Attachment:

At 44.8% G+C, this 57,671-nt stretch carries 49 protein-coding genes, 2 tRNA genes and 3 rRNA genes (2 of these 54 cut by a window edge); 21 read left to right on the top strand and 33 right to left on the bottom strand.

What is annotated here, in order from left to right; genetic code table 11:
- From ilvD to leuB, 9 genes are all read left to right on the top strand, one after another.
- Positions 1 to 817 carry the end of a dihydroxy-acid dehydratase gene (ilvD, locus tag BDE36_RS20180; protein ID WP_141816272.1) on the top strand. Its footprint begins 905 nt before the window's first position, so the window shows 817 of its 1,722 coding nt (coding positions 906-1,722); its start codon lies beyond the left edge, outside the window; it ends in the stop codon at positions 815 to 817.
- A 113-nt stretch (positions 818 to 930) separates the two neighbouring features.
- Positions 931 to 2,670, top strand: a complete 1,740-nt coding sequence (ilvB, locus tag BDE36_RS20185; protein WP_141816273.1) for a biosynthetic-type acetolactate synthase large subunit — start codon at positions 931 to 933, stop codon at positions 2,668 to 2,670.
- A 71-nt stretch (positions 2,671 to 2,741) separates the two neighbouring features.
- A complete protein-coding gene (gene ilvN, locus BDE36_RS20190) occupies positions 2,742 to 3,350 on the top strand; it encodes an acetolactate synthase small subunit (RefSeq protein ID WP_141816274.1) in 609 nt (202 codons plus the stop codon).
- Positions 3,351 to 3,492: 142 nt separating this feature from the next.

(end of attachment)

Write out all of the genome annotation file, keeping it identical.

At 44.8% G+C, this 57,671-nt stretch carries 49 protein-coding genes, 2 tRNA genes and 3 rRNA genes (2 of these 54 cut by a window edge); 21 read left to right on the top strand and 33 right to left on the bottom strand.

What is annotated here, in order from left to right; genetic code table 11:
- From ilvD to leuB, 9 genes are all read left to right on the top strand, one after another.
- Positions 1 to 817 carry the end of a dihydroxy-acid dehydratase gene (ilvD, locus tag BDE36_RS20180; protein ID WP_141816272.1) on the top strand. Its footprint begins 905 nt before the window's first position, so the window shows 817 of its 1,722 coding nt (coding positions 906-1,722); its start codon lies beyond the left edge, outside the window; it ends in the stop codon at positions 815 to 817.
- A 113-nt stretch (positions 818 to 930) separates the two neighbouring features.
- Positions 931 to 2,670, top strand: a complete 1,740-nt coding sequence (ilvB, locus tag BDE36_RS20185; protein WP_141816273.1) for a biosynthetic-type acetolactate synthase large subunit — start codon at positions 931 to 933, stop codon at positions 2,668 to 2,670.
- A 71-nt stretch (positions 2,671 to 2,741) separates the two neighbouring features.
- A complete protein-coding gene (gene ilvN, locus BDE36_RS20190) occupies positions 2,742 to 3,350 on the top strand; it encodes an acetolactate synthase small subunit (RefSeq protein ID WP_141816274.1) in 609 nt (202 codons plus the stop codon).
- Positions 3,351 to 3,492: 142 nt separating this feature from the next.